Complete your New Naturalist collection with Harper Collins's facsimile versions, which are printed on demand. Lakeland was first published in 2002.
Cumbria, or the habitat of Cumberland, Westmorland and Lancashire North of the Sands, is the Lakeland area treated by author Derek Ratcliffe. This edition is produced from an original copy by William Collins.
The region of the Lake District has modest hills compared to the great mountain ranges of continental Europe. Yet they remain for many naturalists the best and most alluring part of Lakeland, with the most glamorous fauna, and a flora fascinating in the story of the past that it tells.
New Naturalist Lakeland aims to tell the story of the whole region from the perspective of its natural history, and from the personal viewpoint of the author. There is an emphasis on the northern half of the region where the author grew up, but this counterbalances the previous New Naturalist Lake District, whose authors were better acquainted with the southern half.
Through the 12 chapters in the book, Derek Ratcliffe describes the Lakeland climate and geology, key naturalist figures and societies, the nature of the estuaries, coastline and lowlands, the limestone foothills, Lake dales and fells, the Pennines and the Borders. He considers the conservation problems and measures taken, and includes information on organisations such as the National Park Authority, National Trust and Non-Governmental Organisations and on protected areas of various kinds, before assessing the future environmental prospects for the region.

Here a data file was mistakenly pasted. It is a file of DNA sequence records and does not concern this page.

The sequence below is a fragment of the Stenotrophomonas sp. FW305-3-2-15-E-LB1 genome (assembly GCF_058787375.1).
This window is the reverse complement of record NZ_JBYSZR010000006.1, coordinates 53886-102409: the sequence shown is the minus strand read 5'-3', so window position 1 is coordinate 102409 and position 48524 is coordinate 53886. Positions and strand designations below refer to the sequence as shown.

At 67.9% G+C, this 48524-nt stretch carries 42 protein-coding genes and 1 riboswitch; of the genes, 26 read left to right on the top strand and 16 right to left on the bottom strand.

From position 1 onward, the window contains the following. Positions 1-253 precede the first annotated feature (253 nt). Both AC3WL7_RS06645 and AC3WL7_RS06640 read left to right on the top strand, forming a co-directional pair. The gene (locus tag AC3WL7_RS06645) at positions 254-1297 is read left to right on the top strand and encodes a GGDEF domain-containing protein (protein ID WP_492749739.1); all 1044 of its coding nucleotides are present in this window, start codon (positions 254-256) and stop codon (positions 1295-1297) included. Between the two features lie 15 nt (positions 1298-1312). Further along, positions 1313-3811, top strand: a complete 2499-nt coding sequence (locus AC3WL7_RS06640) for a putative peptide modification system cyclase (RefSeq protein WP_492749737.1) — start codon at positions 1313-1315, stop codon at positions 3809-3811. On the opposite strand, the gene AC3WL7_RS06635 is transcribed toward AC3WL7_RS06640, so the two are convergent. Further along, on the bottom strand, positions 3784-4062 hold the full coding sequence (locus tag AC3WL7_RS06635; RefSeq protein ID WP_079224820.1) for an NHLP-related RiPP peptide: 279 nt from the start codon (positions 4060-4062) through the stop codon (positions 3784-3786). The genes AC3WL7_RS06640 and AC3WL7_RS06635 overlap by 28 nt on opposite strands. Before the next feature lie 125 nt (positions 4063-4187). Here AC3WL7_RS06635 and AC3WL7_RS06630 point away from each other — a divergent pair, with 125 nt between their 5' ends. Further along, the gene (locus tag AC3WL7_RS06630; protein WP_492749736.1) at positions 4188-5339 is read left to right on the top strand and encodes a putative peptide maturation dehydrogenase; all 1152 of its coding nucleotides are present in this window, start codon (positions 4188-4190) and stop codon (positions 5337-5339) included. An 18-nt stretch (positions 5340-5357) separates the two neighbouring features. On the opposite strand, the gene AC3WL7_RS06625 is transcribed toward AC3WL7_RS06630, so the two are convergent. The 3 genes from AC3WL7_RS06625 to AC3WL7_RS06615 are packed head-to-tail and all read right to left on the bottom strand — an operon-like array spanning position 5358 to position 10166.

Authors Foreword and Acknowledgements
1. Lakeland in Outline
2. The Lakeland Naturalists
3. The Estuaries: Sands and Salt Marshes
4. The Coast
5. The Lowlands: Farmlands, Heathlands and Woodlands
6. The Lowlands: Peatlands, Tarns and Rivers
7. The Limestone Foothills
8. The Lake Dales, Woodlands, Lakes and Streams
9. The Lake Fells
12.The Future: Conservation Problems and Approaches
References and Further Reading
"This wise book should make us all aware of the precious inheritance we can so easily destroy"
– Cumberland News
"a compulsive, thought-provoking and enjoyable text laced with his own natural enthusiasm"
– Highland News